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Dot Creativity Kit for Crafty Kids – Review

Dot Creativity Kit for Crafty Kids – Review

The Dot Creativity Kit is a fun way to mix crafts, robots and coding. Dot is part of the Wonder Workshop family, but unlike Dash and Cue, he wasn’t designed to move.

Instead, he comes with a huge arts and crafts accessory pack, so kids can dress him up, play games and get creative. With a little imagination or just using the instruction cards, you can make some fun games using sounds and lights. There is something to appeal to all kids, a pirate, a princess, a bat or a cute penguin, Dot can be disguised for any game.


Dot has a giant eye that lights up, which makes him look a little like Mike from Monsters Inc, especially with the green shell. Plus the purple prickly coat reminds me of the purple balls in Monsters University. I wonder is this where they got their inspiration from? Let’s review.

Pros

  • Teaches kids about block-based coding
  • Record your own voice and sounds for Dot to play.
  • Gets kids thinking about games design.
  • Loads of arts and crafts accessories.

Cons

  • He doesn’t roll around.

 

Unboxing Dot

Aside from Dot the robot, there is a massive selection of arts and crafts pieces. Kids can cover Dot in fun stickers, or use the cardboard cutouts to dress it. There is a purple rubber textured coat for Dot that can be hung from something like a door. My kids really like the feel of this and it was by far the most used item. Also for lego fans, Dot comes with two attachment stands that lego can be built on.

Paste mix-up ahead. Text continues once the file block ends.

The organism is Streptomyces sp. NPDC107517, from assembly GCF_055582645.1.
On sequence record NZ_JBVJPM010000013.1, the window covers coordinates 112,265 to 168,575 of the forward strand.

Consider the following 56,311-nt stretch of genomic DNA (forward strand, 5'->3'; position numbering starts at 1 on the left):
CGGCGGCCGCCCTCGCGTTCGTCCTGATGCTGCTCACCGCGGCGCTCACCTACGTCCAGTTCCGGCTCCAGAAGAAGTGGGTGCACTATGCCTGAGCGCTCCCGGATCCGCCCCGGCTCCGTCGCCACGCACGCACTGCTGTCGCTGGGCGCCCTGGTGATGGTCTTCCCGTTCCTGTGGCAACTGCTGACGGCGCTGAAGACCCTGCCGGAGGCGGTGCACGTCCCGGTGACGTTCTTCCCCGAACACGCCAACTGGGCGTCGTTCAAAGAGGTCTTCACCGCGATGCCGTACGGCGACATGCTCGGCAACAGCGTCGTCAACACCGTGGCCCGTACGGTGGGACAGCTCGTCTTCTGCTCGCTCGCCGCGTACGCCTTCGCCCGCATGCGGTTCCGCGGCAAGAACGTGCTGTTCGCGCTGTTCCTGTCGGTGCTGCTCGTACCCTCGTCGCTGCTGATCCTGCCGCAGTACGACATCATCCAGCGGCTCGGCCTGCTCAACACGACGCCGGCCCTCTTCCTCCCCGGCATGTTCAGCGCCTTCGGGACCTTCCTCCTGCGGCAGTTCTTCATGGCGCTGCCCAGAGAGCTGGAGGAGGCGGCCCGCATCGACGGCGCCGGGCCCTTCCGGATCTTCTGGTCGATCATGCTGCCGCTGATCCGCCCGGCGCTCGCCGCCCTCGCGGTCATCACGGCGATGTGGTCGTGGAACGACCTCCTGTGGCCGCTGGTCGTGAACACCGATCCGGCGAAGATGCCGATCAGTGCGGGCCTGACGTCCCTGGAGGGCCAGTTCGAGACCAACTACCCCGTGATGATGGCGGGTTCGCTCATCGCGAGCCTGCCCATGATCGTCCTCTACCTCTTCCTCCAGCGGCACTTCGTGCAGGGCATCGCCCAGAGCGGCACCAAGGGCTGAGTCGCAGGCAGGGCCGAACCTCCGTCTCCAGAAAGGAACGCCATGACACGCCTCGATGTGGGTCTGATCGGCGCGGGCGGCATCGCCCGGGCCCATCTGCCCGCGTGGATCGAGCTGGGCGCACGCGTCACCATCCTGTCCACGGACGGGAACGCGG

What You Get In The Box

  • 1 x Dot Robot
  • 20 Project Cards
  • 100 x Stickers
  • 1 x Squishy Purple Case
  • 2 x Building Brick Connectors (lego)
  • 2 x Plastic to Cardboard Connectors
  • Cardboard Activities( to make costumes, mood lamp & accessories).
  • Charging Cable

How it Works

The app is a little daunting at first. There are a lot of options, but once you get your head around it, it’s easy to do. Thankfully Dot comes with 20 coding project cards. These are pre-made games you can try out. In the app, you enter in the project key and it loads up the code for you. Then once you’re in the swing of it, you can begin coding your own. The coding itself involves drag, drop and linking up items on a screen.

Dot can make sounds that are pre-recorded or you can record your own voice. It’s quite fun recording silly sounds or phrases for him to say. Then the voice changer makes you sound a bit like a robot.

One of the games you can play is to hide Dot in a room and record yourself saying “A-choo!”. When someone enters the room, press the play button. It’s designed for 6-year-olds and over, so the games aren’t crazy complicated. But you can make up a few things yourself and get ideas from the instruction cards. The more I played with it, the more ideas popped into my head.

To get kids started and interested in coding and thinking about game design, Dot does a good job. The cards are well designed and easy to follow. If you’re playing Dot with younger children, try to get familiar with the app yourself before you play. It took me a while to grasp the app and by the time I was ready, Dot was covered in stickers.

Wonder Workshop has three apps you can use with Dot. For more advanced block coding use Blocky, to just change lights and sound use Go, and the main one for the Dot projects is Wonder.

Overall Verdict

Dot has a more affordable price point, but the craft pack doesn’t make up for the lack of motion. The dressing up element definitely appeals to younger kids, and dare I say it, makes it appealing to girls? I was a little disappointed that it didn’t roll around, like the Sphero ball. You have to get Dash or Cue for this. I prefer a robot that actually moves, but I can see the educational value at the same time.

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